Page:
WARF’s support for startups expands
The announcement of a new source of investment capital for campus information technology entrepreneurs, or researchers aspiring to join their ranks, adds to a growing list of initiatives to speed the transfer of technologies from UW–Madison labs for the benefit of the public and advancing the pace of university innovation.
The new $30 million venture capital fund, which will be backed equally by the Wisconsin Alumni Research Foundation (WARF) and the State of Wisconsin Investment Board (SWIB), is called “4490 Ventures,” a nod to the 44-degree north latitude and 90-degree west longitude lines near the center of the Badger State.
“One of the drivers of this for WARF, first of all, is return,” says Managing Director Carl Gulbrandsen, who notes that capturing value from IT innovations may call for a different approach from the licensing activity used in other industries.
“It’s a hard slog, but we are working to address these weaknesses. It will take a multi-pronged approach and it’s all about partnerships.”
“These are IT companies and patents are not as essential to their business as the ordinary startup companies that WARF normally gets involved in,” he says. “So this is one way for WARF to bring value back to WARF and the university.”
The UW is one of the nation’s largest research universities in terms of total dollars spent on research (around $1 billion), but the number of startups spun off each year from the campus is sometimes criticized as too low.
“We can always do better, but we have to be realistic about the circumstances we live with,” says Gulbrandsen, noting that WARF targets its efforts to support the most viable options for technology transfer, rather than encouraging startups in cases where the barriers to success are too high.
Gulbrandsen says factors holding back the creation of new companies include a paucity of regional innovation as measured by private sector patent activity, a lack of venture capital, and a need for more serial entrepreneurs who have experience creating companies.
“It’s a hard slog, but we are working to address these weaknesses,” he says. “It will take a multi-pronged approach and it’s all about partnerships.”
Over the past 20 years, WARF’s efforts have helped create 108 new companies by licensing university technologies, says Leigh Cagan, WARF’s chief technology commercialization officer. More than 60 of those firms are still in operation.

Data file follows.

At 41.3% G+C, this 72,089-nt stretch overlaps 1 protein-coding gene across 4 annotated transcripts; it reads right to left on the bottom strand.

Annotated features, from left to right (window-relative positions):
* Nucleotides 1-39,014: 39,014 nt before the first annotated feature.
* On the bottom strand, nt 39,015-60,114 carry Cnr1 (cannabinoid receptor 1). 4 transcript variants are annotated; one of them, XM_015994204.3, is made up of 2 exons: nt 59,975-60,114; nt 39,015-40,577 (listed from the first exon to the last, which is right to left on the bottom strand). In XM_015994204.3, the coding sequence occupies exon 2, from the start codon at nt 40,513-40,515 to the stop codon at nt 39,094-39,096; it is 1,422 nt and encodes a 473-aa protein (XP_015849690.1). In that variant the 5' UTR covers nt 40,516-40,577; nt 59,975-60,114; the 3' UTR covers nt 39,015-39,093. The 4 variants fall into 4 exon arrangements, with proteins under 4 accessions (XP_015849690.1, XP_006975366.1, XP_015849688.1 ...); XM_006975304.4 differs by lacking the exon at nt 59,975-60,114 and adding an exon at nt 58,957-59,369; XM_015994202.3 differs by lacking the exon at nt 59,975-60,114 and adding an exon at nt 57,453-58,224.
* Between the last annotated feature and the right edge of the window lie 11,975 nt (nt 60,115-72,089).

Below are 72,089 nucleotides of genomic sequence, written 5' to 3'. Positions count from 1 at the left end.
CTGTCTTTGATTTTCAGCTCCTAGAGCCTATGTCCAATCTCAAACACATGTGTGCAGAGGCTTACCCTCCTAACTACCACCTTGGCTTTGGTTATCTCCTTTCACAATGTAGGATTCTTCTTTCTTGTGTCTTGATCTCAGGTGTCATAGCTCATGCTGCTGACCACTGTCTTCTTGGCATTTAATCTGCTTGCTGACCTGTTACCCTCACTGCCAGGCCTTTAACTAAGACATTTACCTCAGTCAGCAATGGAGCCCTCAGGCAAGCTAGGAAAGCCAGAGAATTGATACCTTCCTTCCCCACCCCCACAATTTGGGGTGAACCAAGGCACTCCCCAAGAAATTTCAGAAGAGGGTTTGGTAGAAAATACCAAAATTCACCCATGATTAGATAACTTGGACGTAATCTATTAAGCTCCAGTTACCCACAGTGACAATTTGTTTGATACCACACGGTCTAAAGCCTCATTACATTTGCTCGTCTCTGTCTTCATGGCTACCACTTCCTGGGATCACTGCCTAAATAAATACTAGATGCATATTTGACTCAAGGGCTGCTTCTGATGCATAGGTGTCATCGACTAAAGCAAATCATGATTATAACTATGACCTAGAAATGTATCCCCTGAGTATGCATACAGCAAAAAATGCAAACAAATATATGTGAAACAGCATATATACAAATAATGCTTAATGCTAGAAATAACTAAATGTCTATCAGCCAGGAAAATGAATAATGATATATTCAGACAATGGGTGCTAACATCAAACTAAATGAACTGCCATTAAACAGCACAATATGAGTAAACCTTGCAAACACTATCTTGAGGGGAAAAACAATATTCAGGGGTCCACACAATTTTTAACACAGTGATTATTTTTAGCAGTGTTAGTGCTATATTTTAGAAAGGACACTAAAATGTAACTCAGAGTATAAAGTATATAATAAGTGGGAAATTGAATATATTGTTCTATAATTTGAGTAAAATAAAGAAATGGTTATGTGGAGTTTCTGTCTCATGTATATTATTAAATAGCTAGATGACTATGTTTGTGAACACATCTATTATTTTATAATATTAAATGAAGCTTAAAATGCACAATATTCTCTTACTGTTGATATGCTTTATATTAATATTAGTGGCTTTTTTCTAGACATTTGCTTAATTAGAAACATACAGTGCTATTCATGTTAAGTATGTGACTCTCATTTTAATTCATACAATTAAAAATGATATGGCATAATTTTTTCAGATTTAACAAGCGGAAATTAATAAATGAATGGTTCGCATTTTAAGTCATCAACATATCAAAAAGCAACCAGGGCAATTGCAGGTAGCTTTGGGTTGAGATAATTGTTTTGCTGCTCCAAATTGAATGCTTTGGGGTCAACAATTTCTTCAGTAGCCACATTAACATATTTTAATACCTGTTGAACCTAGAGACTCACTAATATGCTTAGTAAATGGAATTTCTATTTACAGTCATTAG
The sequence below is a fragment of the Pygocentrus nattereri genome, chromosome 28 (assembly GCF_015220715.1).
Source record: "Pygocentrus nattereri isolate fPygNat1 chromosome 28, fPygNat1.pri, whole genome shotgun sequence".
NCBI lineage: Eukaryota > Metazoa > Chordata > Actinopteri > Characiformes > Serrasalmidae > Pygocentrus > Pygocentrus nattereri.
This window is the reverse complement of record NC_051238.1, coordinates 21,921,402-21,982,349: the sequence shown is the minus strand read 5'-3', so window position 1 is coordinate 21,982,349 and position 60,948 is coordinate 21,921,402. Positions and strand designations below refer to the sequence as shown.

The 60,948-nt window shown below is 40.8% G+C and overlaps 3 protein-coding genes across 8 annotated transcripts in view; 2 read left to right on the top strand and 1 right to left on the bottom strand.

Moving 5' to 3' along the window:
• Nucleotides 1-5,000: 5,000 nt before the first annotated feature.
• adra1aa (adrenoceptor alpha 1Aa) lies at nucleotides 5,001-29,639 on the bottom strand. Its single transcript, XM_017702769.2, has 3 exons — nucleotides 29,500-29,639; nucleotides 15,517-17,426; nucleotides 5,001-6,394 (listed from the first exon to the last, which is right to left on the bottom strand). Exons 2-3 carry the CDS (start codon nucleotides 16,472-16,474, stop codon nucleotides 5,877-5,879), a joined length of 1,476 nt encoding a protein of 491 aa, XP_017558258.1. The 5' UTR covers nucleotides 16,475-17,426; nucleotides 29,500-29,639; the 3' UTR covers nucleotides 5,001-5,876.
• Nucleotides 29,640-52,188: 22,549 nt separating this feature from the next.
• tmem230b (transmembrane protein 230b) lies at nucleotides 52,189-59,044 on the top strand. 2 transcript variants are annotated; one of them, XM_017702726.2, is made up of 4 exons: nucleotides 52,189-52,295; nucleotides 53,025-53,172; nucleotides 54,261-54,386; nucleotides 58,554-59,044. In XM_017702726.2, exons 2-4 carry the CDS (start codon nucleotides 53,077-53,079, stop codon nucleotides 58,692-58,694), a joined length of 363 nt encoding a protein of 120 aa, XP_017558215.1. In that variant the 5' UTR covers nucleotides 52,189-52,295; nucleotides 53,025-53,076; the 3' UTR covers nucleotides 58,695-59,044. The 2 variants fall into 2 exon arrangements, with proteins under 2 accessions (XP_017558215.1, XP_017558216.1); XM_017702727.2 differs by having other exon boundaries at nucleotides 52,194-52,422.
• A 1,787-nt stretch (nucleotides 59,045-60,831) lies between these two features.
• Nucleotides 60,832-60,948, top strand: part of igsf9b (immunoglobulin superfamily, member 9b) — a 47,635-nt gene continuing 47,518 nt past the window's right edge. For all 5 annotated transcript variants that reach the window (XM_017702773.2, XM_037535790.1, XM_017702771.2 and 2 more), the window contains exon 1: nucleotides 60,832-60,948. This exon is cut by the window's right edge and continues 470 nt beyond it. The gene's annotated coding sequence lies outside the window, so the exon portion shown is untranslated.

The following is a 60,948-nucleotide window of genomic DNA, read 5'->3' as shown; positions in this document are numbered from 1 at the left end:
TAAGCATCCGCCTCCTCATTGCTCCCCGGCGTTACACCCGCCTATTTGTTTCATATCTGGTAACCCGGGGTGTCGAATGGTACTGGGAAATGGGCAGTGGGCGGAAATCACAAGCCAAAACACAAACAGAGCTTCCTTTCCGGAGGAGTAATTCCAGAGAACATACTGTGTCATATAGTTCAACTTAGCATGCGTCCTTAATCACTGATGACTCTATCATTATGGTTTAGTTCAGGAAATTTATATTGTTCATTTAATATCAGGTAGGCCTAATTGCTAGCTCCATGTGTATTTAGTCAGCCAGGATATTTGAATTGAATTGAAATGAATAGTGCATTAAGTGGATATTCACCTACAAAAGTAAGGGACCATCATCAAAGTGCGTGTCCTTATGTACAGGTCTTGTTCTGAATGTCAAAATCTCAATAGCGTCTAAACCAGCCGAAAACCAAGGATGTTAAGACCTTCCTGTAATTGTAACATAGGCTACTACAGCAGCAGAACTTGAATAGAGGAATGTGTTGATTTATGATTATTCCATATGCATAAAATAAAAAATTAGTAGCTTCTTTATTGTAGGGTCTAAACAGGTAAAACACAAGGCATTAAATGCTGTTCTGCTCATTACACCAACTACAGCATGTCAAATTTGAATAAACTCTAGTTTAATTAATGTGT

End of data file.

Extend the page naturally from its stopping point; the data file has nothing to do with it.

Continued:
“We are very selective,” Cagan says. “Do they create products and jobs and have real potential to generate long-run value? Or are they flash-in-the-pan things that can’t attract the capital and management talent needed to succeed? To us, this is a long-run game.”
“Do they create products and jobs and have real potential to generate long-run value? Or are they flash-in-the-pan things that can’t attract the capital and management talent needed to succeed? To us, this is a long-run game.”
WARF also has a $35 million internal venture portfolio with three funds that have invested in a number of startups, says Carrie Thome, WARF’s director of investments. In addition, 10 percent of WARF’s broader portfolio is allocated for private equity and some of that goes to back regionally focused firms, Thome says.
“But we know we can do more,” she says.
To further help startups, UW–Madison Provost Paul DeLuca says the university is launching a program named “D2P,” which stands for Discovery to Product.
He calls the university a “gigantic” engine of discovery.
“This process works very well when you are talking about patents and royalties,” DeLuca says. “In collaboration with WARF, we do that more efficiently than anyone else.”
He says the D2P effort, which will start with a three-year pilot program this fall, aims to change the university research environment by strengthening the process of commercializing discoveries.
“We need a mechanism to reach into those labs and identify entrepreneurial clusters,” DeLuca says. “We also need a mechanism to ‘fail fast,’ because we know some of these companies won’t go anywhere.
“We have a lot of disparate activity, but no systematic organizational structure that deals with pushing these products out the door. This is exactly what D2P will do.”
Michael Falk, WARF’s general counsel, says the University of Wisconsin Law School’s Law and Entrepreneurship Clinic has helped numerous clients inside and outside of the university since it was founded four years ago.
“We also realized many of these people need business counseling to help with market analysis or to create a business plan,” he says, noting that WARF has provided support for the effort.
The Wisconsin School of Business also has stepped up, Falk says, and is partnering with the Law School to help clients with a joint program so clients will “get the full spectrum of entrepreneurial skills and services to create that basic foundation for a strong company.”
He also touts the Wisconsin Institutes for Discovery’s Town Center and its educational programs to help entrepreneurs.
—Brian E. Clark